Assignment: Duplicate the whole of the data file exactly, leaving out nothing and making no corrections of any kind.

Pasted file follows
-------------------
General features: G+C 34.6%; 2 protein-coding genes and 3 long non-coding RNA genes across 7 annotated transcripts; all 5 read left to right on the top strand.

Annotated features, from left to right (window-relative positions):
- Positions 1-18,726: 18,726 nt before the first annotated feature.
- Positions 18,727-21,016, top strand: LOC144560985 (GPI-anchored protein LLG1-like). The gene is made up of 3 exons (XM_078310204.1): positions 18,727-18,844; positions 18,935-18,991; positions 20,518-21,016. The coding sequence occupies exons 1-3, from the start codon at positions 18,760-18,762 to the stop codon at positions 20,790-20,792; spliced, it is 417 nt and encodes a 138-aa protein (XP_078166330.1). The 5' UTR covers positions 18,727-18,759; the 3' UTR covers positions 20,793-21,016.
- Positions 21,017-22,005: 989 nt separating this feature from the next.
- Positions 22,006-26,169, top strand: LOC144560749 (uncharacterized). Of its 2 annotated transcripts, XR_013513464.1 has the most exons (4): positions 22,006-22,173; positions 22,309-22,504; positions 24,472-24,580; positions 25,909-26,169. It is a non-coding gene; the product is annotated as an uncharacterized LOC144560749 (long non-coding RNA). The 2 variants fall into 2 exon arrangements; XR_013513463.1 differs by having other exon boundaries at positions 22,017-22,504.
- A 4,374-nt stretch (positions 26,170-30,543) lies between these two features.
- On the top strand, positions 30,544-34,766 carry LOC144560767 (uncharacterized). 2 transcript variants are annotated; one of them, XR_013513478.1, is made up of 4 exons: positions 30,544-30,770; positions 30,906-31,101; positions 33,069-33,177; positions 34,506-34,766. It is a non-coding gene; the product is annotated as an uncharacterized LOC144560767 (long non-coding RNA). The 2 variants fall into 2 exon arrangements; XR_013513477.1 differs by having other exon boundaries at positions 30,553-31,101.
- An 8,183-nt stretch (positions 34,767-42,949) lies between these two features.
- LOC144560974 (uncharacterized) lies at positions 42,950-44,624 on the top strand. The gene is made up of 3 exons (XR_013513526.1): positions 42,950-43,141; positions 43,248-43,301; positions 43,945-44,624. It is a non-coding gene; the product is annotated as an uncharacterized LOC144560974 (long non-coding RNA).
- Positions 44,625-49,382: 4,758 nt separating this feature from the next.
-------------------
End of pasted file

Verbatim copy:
General features: G+C 34.6%; 2 protein-coding genes and 3 long non-coding RNA genes across 7 annotated transcripts; all 5 read left to right on the top strand.

Annotated features, from left to right (window-relative positions):
- Positions 1-18,726: 18,726 nt before the first annotated feature.
- Positions 18,727-21,016, top strand: LOC144560985 (GPI-anchored protein LLG1-like). The gene is made up of 3 exons (XM_078310204.1): positions 18,727-18,844; positions 18,935-18,991; positions 20,518-21,016. The coding sequence occupies exons 1-3, from the start codon at positions 18,760-18,762 to the stop codon at positions 20,790-20,792; spliced, it is 417 nt and encodes a 138-aa protein (XP_078166330.1). The 5' UTR covers positions 18,727-18,759; the 3' UTR covers positions 20,793-21,016.
- Positions 21,017-22,005: 989 nt separating this feature from the next.
- Positions 22,006-26,169, top strand: LOC144560749 (uncharacterized). Of its 2 annotated transcripts, XR_013513464.1 has the most exons (4): positions 22,006-22,173; positions 22,309-22,504; positions 24,472-24,580; positions 25,909-26,169. It is a non-coding gene; the product is annotated as an uncharacterized LOC144560749 (long non-coding RNA). The 2 variants fall into 2 exon arrangements; XR_013513463.1 differs by having other exon boundaries at positions 22,017-22,504.
- A 4,374-nt stretch (positions 26,170-30,543) lies between these two features.
- On the top strand, positions 30,544-34,766 carry LOC144560767 (uncharacterized). 2 transcript variants are annotated; one of them, XR_013513478.1, is made up of 4 exons: positions 30,544-30,770; positions 30,906-31,101; positions 33,069-33,177; positions 34,506-34,766. It is a non-coding gene; the product is annotated as an uncharacterized LOC144560767 (long non-coding RNA). The 2 variants fall into 2 exon arrangements; XR_013513477.1 differs by having other exon boundaries at positions 30,553-31,101.
- An 8,183-nt stretch (positions 34,767-42,949) lies between these two features.
- LOC144560974 (uncharacterized) lies at positions 42,950-44,624 on the top strand. The gene is made up of 3 exons (XR_013513526.1): positions 42,950-43,141; positions 43,248-43,301; positions 43,945-44,624. It is a non-coding gene; the product is annotated as an uncharacterized LOC144560974 (long non-coding RNA).
- Positions 44,625-49,382: 4,758 nt separating this feature from the next.